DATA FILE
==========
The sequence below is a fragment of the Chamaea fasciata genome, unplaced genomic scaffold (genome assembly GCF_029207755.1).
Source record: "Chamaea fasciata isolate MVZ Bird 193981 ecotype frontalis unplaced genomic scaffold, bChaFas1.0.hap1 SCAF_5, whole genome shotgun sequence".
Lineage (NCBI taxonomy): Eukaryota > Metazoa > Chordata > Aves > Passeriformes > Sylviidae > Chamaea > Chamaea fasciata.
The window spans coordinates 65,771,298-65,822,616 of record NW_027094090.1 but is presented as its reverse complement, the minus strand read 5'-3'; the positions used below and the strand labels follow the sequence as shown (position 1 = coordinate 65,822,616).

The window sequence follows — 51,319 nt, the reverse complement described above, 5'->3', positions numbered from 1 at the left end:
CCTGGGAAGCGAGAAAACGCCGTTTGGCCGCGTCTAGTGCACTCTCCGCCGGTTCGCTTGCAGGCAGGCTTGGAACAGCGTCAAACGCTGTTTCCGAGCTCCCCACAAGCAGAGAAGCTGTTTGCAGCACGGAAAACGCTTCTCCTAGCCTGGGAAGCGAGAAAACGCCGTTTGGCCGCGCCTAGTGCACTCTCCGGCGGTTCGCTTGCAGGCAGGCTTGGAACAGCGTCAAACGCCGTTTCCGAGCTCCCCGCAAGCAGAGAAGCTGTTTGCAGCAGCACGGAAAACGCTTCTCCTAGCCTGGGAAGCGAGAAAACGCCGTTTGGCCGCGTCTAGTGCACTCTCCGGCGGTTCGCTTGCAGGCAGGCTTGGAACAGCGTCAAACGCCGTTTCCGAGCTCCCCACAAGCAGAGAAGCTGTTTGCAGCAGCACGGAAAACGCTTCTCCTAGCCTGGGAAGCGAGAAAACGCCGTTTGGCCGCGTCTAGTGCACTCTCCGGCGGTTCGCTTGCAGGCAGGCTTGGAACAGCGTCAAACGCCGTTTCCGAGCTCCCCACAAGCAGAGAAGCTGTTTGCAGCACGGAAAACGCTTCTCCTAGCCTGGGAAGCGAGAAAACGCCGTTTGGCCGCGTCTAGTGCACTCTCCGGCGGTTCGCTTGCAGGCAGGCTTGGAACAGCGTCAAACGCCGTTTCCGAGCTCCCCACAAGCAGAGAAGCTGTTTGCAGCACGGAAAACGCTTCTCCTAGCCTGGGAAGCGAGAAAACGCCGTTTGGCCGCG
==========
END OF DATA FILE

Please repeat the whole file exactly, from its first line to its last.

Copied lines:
The sequence below is a fragment of the Chamaea fasciata genome, unplaced genomic scaffold (genome assembly GCF_029207755.1).
Source record: "Chamaea fasciata isolate MVZ Bird 193981 ecotype frontalis unplaced genomic scaffold, bChaFas1.0.hap1 SCAF_5, whole genome shotgun sequence".
Lineage (NCBI taxonomy): Eukaryota > Metazoa > Chordata > Aves > Passeriformes > Sylviidae > Chamaea > Chamaea fasciata.
The window spans coordinates 65,771,298-65,822,616 of record NW_027094090.1 but is presented as its reverse complement, the minus strand read 5'-3'; the positions used below and the strand labels follow the sequence as shown (position 1 = coordinate 65,822,616).

The window sequence follows — 51,319 nt, the reverse complement described above, 5'->3', positions numbered from 1 at the left end:
CCTGGGAAGCGAGAAAACGCCGTTTGGCCGCGTCTAGTGCACTCTCCGCCGGTTCGCTTGCAGGCAGGCTTGGAACAGCGTCAAACGCTGTTTCCGAGCTCCCCACAAGCAGAGAAGCTGTTTGCAGCACGGAAAACGCTTCTCCTAGCCTGGGAAGCGAGAAAACGCCGTTTGGCCGCGCCTAGTGCACTCTCCGGCGGTTCGCTTGCAGGCAGGCTTGGAACAGCGTCAAACGCCGTTTCCGAGCTCCCCGCAAGCAGAGAAGCTGTTTGCAGCAGCACGGAAAACGCTTCTCCTAGCCTGGGAAGCGAGAAAACGCCGTTTGGCCGCGTCTAGTGCACTCTCCGGCGGTTCGCTTGCAGGCAGGCTTGGAACAGCGTCAAACGCCGTTTCCGAGCTCCCCACAAGCAGAGAAGCTGTTTGCAGCAGCACGGAAAACGCTTCTCCTAGCCTGGGAAGCGAGAAAACGCCGTTTGGCCGCGTCTAGTGCACTCTCCGGCGGTTCGCTTGCAGGCAGGCTTGGAACAGCGTCAAACGCCGTTTCCGAGCTCCCCACAAGCAGAGAAGCTGTTTGCAGCACGGAAAACGCTTCTCCTAGCCTGGGAAGCGAGAAAACGCCGTTTGGCCGCGTCTAGTGCACTCTCCGGCGGTTCGCTTGCAGGCAGGCTTGGAACAGCGTCAAACGCCGTTTCCGAGCTCCCCACAAGCAGAGAAGCTGTTTGCAGCACGGAAAACGCTTCTCCTAGCCTGGGAAGCGAGAAAACGCCGTTTGGCCGCG